Since the early 1990s, the number of children identified with autism spectrum disorder (ASD) has risen markedly.
The uncertainty regarding the cause of this increase and the pressing need for medical and educational services among this growing number of children has created a substantial level
of concern among researchers, educators, policy makers, advocacy groups and the general public.
The Autism CARES Act of 2019 authorized CDC to continue conducting epidemiological studies of ASD among children and the federal budget includes money for CDC to conduct ASD surveillance and research.
Accurate and current data continue to be urgently needed, and CDC and its public health partners continue to provide the best available community-level estimates of ASD prevalence, progress in early ASD detection, along with other critical information regarding the characteristics, co-occurring conditions, and functional level of children with ASD.
Previous data have suggested that current ASD identification varies by sex, race/ethnicity, socioeconomic status, and geographic location.
Therefore, data from these subgroups and from diverse communities provide valuable information about whether previously observed disparities in ASD identification continue to persist.
These findings can be used to develop policies, measure progress in timely ASD detection and service provision, and inform programs--such as Learn the Signs.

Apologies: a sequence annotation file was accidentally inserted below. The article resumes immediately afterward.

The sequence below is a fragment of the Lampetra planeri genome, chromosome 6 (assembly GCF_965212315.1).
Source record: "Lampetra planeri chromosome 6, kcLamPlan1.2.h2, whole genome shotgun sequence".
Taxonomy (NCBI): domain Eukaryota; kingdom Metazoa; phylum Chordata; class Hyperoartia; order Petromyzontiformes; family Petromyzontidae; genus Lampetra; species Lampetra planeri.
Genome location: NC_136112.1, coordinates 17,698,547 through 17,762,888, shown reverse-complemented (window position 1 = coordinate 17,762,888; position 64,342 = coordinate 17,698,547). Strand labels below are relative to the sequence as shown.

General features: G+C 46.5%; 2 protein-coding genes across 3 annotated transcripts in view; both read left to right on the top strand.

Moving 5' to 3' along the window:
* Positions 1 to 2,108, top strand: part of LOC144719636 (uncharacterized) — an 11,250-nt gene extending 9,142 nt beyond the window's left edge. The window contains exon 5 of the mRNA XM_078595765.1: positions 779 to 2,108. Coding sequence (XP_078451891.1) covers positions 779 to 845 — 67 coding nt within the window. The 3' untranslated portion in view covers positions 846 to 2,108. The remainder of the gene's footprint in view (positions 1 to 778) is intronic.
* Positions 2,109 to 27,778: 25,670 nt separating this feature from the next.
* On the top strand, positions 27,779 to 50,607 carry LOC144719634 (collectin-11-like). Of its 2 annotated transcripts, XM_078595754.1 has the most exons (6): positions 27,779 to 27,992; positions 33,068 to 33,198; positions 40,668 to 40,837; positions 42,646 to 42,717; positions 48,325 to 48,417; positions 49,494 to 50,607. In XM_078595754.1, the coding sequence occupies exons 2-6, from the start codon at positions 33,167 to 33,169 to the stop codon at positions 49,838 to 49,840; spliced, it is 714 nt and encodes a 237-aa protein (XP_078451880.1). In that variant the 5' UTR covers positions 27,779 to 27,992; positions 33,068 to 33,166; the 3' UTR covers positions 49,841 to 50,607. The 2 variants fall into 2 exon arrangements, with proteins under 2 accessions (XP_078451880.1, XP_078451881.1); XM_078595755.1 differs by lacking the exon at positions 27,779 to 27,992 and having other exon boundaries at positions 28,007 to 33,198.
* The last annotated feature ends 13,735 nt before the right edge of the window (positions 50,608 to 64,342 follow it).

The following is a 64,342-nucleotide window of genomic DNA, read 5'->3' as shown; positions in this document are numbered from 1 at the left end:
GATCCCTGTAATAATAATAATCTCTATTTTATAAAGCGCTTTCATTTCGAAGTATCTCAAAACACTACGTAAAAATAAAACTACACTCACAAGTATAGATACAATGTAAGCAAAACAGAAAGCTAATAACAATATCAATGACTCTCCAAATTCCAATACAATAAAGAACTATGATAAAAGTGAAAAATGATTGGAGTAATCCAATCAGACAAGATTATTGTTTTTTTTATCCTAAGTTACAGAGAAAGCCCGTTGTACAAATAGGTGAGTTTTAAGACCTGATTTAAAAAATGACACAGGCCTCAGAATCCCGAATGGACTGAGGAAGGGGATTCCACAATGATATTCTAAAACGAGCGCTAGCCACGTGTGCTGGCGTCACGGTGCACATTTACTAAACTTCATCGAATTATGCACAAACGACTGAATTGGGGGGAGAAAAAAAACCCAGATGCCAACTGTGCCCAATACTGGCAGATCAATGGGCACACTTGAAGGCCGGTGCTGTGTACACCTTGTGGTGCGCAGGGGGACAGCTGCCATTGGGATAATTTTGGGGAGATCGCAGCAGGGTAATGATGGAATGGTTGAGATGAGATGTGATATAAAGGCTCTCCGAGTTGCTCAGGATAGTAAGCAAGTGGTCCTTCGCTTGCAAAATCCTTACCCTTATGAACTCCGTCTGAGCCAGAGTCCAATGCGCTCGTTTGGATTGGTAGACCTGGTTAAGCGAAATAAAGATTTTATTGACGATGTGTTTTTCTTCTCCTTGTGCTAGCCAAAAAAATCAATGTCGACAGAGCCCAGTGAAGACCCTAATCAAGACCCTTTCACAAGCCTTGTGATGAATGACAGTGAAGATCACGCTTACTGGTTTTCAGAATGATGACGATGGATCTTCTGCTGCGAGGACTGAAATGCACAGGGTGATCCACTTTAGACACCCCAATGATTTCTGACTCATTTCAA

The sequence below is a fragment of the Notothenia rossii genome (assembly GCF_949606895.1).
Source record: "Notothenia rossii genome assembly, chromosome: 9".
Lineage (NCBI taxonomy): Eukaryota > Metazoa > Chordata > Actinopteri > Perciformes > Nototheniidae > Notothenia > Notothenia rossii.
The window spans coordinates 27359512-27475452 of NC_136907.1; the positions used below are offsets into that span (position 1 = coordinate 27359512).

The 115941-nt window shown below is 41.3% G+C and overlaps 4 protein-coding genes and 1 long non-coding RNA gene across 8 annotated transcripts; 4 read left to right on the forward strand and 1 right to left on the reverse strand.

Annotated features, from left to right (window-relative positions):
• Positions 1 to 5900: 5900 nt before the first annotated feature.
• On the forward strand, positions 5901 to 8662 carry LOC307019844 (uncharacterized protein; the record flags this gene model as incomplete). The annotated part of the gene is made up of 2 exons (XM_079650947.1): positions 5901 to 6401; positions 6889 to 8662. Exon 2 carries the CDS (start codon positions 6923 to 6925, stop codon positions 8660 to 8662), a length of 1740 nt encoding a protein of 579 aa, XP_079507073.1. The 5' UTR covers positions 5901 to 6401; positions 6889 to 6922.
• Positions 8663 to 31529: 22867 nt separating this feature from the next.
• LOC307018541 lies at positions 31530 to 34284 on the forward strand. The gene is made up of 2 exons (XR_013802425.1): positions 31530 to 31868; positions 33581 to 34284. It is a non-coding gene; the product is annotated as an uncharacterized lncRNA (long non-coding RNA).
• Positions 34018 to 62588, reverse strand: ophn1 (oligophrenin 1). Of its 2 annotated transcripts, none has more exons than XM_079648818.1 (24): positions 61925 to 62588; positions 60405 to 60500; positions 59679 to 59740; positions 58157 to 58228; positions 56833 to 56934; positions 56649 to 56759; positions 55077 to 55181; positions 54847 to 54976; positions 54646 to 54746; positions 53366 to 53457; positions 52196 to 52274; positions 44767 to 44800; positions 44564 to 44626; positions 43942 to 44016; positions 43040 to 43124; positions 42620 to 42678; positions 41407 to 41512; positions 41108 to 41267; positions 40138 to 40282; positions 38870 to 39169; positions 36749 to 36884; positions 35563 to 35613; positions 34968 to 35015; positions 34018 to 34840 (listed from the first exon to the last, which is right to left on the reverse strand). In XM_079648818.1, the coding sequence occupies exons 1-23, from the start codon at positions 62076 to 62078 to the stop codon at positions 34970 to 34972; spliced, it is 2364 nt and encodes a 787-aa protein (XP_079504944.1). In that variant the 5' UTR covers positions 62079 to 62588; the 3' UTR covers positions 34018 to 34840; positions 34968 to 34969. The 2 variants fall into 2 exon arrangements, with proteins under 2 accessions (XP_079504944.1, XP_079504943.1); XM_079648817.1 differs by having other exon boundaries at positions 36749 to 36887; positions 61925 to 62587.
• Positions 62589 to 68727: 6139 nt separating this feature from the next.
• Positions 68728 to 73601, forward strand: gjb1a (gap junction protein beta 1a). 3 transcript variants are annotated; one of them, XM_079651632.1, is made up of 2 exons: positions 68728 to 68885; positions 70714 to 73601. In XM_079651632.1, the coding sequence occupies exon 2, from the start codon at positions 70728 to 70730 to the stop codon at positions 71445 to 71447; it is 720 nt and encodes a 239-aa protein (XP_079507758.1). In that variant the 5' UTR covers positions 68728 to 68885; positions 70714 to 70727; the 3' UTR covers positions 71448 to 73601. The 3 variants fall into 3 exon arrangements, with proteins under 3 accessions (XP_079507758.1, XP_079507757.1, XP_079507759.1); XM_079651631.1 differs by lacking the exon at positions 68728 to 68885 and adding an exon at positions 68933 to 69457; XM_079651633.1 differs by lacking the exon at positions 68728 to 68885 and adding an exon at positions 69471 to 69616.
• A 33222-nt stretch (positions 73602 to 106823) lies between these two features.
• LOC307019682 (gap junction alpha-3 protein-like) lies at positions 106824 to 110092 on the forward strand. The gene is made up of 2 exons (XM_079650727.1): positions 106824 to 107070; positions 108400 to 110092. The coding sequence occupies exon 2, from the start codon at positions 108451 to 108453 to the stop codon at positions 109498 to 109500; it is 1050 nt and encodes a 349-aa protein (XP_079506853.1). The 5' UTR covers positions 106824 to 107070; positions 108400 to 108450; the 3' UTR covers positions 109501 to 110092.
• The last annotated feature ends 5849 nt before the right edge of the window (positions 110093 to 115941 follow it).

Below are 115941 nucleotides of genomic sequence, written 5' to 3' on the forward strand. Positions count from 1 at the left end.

-- to improve health equity.
There has been substantial interest among ASD stakeholders in obtaining more information on the characteristics of ASD among adolescents, including services related to the transition to adulthood.
In response, the ADDM Network began monitoring ASD among 16-year-old children that were previously ascertained by ADDM at age 8 in some sites.
Data collected by the ADDM Network can provide unique population-based information on transition planning, the planned trajectory (e.g., employment, independent living, education) for the immediate post-high school years, as well as detailed data on the changing situation (diagnostic practices, child characteristics, services available) of persons with ASD as children grow.
This will be the 6th funding cycle for ADDM Network activities.
During the previous cycle, the ADDM Network underwent several extensive changes and modernization efforts to improve the program’s timeliness, efficiency, and focus on public health practice.
Notably, it resulted in the expanded data collection of early ASD identification among 4-year-olds to all ADDM sites, monitoring 16-year-olds with ASD at some sites, and expanded the types of data sources that can be integrated into the ADDM Network (such as Medicaid and/or early childhood data systems).